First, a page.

Cabral wants to prevent life from becoming a living hell for a lot of people, and she gets hell for it. So I’m glad someone, Palace Deputy Spokesman Gary Olivar, reminded the bishops of the different standards that apply to the secular and religious worlds.

“We should remember that public officials should be judged by standards of public-policy interest as set forth in our laws and legal precedents, and not the morality of this or that institution,” he said.

Unfortunately, Olivar’s colleague, returning Deputy Spokesman Ricardo Saludo, proved to be a big disappointment. Well, actually he’s not, not to a bishop spinning yarns.

“Long before AIDS spread in the Philippines, it reached alarming levels in countries that strongly promote condoms. Also, condoms may encourage risky sex by making people think that such behavior is made safe by condoms,” Saludo said.

Never mind that the spread of HIV/AIDS is more likely caused by the shortcomings of safe-sex education programs than malfunctioning condoms, and never mind that the teachings of self-appointed guardians of morality went unheeded. Or maybe it’s because feigned ignorance from someone who ought to know better helps promote a lie.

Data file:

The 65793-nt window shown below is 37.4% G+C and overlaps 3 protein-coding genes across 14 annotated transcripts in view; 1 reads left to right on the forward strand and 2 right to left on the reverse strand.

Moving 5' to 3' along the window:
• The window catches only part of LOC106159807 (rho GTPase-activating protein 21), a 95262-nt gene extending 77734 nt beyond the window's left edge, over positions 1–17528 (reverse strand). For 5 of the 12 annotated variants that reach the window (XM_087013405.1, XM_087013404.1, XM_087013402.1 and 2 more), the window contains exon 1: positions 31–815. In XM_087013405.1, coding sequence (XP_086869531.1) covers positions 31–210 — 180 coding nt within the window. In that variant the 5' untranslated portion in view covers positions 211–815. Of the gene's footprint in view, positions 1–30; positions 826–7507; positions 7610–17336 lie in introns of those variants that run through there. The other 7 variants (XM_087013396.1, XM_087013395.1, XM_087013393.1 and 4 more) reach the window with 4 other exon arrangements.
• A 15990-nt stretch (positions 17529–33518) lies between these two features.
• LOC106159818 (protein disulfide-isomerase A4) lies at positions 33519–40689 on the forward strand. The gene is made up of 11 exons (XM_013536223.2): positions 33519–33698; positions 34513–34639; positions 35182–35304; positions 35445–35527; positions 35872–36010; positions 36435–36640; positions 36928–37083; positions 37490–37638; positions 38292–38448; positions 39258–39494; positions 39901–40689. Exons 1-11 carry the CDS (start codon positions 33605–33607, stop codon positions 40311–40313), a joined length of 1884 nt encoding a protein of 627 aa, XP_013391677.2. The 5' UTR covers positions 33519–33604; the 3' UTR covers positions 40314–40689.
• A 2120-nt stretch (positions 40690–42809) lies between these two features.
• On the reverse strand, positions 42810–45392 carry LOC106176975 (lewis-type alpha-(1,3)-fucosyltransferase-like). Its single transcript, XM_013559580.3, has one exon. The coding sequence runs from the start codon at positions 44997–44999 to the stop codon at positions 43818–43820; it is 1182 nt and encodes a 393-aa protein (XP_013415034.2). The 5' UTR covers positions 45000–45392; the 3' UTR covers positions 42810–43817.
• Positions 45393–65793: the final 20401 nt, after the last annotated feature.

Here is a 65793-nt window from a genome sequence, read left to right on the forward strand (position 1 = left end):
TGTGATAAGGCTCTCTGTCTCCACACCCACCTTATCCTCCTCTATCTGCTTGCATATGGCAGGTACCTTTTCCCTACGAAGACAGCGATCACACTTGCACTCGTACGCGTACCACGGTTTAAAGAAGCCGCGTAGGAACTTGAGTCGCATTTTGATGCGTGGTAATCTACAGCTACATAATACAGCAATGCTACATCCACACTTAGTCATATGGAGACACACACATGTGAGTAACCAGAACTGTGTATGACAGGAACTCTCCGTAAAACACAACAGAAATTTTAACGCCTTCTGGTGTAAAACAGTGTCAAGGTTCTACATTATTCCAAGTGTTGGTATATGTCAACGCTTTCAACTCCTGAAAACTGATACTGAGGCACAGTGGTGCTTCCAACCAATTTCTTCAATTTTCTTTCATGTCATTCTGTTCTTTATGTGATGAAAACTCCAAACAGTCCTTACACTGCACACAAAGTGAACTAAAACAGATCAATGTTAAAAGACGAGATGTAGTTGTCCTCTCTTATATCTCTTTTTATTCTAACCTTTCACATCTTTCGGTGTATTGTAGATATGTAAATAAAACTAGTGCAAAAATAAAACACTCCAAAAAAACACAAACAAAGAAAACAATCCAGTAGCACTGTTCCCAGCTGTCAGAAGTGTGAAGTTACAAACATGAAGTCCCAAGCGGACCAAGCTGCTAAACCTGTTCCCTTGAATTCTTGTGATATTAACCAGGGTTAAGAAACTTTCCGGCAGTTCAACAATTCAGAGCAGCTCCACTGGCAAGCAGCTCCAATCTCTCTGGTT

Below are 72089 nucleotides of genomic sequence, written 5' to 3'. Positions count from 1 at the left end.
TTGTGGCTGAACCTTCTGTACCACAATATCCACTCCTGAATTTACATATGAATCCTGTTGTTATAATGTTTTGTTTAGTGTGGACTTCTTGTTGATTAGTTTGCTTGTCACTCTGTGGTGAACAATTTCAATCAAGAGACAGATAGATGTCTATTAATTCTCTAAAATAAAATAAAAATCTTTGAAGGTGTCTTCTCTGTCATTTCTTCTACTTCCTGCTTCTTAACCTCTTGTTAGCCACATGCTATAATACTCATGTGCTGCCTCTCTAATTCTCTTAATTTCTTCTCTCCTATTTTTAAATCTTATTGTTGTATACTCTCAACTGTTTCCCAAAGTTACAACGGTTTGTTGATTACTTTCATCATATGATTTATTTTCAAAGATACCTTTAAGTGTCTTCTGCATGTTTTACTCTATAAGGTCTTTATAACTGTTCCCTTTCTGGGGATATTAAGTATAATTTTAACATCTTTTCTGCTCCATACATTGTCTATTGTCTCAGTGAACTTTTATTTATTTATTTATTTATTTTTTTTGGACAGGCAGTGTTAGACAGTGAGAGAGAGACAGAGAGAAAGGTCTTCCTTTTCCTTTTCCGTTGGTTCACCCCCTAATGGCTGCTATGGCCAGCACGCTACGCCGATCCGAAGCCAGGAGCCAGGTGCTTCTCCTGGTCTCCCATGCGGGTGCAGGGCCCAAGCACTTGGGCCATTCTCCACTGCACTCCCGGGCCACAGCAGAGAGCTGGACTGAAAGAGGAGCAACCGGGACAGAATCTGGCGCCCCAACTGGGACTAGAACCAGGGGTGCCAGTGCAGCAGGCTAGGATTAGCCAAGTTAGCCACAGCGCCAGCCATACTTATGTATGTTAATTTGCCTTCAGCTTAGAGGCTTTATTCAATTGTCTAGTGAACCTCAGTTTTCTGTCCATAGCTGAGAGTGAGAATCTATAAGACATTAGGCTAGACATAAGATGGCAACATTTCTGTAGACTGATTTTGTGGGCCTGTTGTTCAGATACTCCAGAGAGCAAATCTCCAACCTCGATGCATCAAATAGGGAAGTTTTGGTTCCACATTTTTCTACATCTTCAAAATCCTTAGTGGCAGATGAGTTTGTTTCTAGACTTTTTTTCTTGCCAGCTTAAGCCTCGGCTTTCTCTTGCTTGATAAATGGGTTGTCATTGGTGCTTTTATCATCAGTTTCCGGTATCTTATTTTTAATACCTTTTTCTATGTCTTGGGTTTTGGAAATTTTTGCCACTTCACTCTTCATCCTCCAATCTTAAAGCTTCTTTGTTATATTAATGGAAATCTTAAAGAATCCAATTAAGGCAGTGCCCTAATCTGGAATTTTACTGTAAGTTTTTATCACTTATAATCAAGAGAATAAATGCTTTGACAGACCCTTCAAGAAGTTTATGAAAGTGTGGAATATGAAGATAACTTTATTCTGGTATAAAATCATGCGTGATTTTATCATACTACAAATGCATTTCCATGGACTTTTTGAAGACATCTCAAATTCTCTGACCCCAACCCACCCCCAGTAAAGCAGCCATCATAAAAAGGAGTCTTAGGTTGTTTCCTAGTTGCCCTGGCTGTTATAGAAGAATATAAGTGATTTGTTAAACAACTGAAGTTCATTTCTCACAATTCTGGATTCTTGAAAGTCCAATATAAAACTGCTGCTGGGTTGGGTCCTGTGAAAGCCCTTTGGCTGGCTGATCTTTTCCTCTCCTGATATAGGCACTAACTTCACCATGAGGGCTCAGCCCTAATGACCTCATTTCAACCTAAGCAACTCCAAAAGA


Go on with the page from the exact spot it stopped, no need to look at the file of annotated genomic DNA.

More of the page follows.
Cabral is doing the right thing. Gloria Arroyo is doing the right thing. The bishops are barking up the wrong tree. If they are really honest about it, they will admit to their fault and not lay the blame on Cabral and, by implication, Arroyo, whom they will never attack frontally. We know why they give her a free pass on corruption and human-rights abuses, but that’s another matter for another day.

For now, let’s just remind the bishops to do a little self-examination, to find out why they can’t get their parishioners to heed their teachings about morality and sex, and to stay the hell out of the way of a public servant who is doing her job.